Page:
Van Gogh: Irises and Roses at The MET Museum

Van Gogh Irises and RosesVincent van Gogh, Roses, 1890

Van Gogh: Irises and Roses at The MET Museum

The exuberant bouquets of spring flowers that punctuate Van Gogh’s work in Provence are reunited in Van Gogh: Irises and Roses at The Metropolitan Museum of Art, through August 16, 2015. The exhibition brings together for the first time the quartet of flower paintings – two of irises, two of roses, in contrasting formats and color schemes – that Van Gogh made on the eve of his departure from the asylum at Saint-Rémy. In them, he sought to impart a “calm, unremitting ardor” to his “last stroke of the brush.” 

Van Gogh Irises and Roses Vincent van Gogh, Irises, 1890

Conceived as a series or ensemble on a par with the Sunflower decoration he painted earlier in Arles, the group includes the Metropolitan Museum’s Irises and Roses and their counterparts: the upright Irises from the Van Gogh Museum, Amsterdam, and the horizontal Roses from the National Gallery of Art, Washington, D.C. The presentation is timed to accord with the blooming of the flowers that had captivated the artist’s attention, opening 125 years to the week that Van Gogh announced he was working on these “large bouquets” in letters to his brother dated May 11 and 13, 1890.

Van Gogh Irises and Roses Vincent van Gogh, Irises, 1890 Vincent van Gogh, Irises, 1890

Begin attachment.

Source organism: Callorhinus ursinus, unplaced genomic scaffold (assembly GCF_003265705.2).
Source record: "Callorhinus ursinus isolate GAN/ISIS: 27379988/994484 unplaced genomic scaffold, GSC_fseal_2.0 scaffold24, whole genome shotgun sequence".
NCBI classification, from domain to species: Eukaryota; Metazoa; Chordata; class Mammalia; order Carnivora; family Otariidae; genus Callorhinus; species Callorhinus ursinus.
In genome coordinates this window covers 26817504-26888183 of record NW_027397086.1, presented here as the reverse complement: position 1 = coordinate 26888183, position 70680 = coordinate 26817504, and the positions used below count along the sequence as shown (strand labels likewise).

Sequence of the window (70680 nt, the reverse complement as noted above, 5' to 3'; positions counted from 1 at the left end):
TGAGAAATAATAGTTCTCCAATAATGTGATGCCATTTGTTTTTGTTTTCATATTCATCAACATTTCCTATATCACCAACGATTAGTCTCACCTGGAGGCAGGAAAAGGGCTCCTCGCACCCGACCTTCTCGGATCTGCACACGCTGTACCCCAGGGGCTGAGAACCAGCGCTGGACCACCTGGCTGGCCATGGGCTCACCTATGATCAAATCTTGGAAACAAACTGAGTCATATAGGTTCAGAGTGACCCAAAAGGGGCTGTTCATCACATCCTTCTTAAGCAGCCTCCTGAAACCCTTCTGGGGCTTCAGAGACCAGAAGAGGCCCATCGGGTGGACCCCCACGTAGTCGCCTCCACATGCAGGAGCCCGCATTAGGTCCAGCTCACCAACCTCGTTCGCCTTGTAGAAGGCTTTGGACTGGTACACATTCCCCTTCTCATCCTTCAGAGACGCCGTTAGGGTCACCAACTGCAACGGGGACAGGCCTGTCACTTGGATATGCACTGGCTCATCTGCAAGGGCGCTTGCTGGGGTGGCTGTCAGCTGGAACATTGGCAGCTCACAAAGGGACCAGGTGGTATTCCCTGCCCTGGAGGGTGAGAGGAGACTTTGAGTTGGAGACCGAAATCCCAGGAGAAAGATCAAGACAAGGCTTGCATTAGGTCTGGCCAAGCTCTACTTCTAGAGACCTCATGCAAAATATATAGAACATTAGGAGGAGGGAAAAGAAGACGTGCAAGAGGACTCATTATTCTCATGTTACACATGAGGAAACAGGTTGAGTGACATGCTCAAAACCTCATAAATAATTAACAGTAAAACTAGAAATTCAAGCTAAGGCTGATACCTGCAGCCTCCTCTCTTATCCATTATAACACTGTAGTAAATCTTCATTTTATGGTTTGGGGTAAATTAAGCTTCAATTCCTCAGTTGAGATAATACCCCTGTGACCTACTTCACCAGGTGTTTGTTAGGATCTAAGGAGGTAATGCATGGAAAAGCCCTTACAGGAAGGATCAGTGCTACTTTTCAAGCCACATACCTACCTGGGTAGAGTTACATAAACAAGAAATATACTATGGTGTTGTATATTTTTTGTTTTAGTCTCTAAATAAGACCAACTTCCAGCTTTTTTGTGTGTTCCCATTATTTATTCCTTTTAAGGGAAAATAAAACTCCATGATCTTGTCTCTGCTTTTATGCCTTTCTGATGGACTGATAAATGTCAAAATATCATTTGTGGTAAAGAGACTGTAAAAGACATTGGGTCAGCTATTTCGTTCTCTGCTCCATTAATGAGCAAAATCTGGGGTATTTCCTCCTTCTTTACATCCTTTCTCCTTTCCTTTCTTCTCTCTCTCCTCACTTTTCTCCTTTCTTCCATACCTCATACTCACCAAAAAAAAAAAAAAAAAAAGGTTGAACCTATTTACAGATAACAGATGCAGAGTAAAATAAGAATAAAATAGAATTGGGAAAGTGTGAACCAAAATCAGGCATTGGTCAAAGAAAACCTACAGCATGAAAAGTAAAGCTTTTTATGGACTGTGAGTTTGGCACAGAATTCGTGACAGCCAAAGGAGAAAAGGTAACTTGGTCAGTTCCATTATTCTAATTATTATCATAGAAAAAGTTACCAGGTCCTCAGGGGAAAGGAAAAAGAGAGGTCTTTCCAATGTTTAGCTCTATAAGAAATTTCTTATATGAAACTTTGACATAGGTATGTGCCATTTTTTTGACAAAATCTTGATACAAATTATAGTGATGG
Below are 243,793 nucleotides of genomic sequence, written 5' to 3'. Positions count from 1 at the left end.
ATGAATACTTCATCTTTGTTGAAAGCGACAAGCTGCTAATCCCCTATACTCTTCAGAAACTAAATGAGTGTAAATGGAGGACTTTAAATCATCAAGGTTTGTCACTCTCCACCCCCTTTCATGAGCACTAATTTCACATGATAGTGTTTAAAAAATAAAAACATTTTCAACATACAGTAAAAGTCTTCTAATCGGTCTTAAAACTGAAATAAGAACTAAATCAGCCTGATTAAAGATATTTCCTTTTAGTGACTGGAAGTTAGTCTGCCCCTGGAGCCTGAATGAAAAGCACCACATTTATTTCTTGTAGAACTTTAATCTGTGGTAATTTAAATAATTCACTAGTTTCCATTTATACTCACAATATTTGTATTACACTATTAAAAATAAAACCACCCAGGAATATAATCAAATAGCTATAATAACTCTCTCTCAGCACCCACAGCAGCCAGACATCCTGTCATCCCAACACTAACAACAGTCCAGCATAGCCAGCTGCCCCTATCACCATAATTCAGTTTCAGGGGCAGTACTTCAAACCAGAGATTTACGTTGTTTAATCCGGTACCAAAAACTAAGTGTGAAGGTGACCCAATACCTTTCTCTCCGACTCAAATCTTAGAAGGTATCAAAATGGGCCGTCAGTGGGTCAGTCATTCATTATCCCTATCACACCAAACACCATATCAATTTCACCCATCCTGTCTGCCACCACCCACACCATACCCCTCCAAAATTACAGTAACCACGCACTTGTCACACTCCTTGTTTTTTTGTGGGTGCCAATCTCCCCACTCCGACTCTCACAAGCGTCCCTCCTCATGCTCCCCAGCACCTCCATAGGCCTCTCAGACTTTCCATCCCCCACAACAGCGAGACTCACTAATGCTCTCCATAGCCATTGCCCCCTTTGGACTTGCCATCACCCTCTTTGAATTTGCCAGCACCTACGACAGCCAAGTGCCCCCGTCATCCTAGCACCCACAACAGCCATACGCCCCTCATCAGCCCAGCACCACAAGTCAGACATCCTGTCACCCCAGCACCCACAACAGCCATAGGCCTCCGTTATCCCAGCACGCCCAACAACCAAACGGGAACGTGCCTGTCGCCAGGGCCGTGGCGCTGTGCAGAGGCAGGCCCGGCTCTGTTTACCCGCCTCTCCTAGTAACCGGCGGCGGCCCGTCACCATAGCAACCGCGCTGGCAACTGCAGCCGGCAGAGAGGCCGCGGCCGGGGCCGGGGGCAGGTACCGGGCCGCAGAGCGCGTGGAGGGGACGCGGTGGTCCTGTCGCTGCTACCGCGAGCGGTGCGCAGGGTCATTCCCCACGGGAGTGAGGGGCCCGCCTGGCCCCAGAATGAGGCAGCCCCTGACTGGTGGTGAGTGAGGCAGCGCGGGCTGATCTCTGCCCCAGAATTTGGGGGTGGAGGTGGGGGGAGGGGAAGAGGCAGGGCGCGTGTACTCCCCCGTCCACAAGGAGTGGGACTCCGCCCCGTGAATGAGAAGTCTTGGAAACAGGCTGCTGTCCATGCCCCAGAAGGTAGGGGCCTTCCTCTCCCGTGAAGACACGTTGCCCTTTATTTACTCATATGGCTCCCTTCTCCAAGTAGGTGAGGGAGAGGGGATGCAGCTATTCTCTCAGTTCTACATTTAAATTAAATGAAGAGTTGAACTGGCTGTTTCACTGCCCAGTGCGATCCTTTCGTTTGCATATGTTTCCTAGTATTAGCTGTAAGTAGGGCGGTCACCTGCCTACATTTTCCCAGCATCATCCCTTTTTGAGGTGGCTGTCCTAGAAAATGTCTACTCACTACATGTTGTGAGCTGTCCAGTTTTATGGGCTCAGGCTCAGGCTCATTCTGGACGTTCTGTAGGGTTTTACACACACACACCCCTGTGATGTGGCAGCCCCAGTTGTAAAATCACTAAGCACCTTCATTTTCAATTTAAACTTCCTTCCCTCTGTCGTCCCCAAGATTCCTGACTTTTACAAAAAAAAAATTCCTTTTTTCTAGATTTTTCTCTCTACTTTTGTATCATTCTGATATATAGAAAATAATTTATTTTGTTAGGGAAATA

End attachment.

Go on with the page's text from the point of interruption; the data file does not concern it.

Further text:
It offers a revealing look at the signature still lifes in a singular context, inviting reconsideration of his artistic aims and the impact of dispersal and color fading on his intended results. The Museum’s initiative in reuniting the group of four paintings has been the stimulus for new technical and documentary investigations, undertaken in close collaboration with researchers, conservators, and scientists at the lending institutions. 

Van Gogh Irises and RosesVincent van Gogh, Roses, 1890

These findings are introduced in the exhibition, which includes digital color reconstructions, based on extensive analysis and comparative study. The installation presents the paintings in the order in which they were realized, and in frames adapted from the artist’s profile but designed to be unobtrusive, so that the unfolding logic and verve of Van Gogh’s four-part painting campaign may be fully appreciated.

Van Gogh: Irises and Roses
Until August 16, 2015
The Metropolitam Museum Of Art, NY

more. www.metmuseum.org

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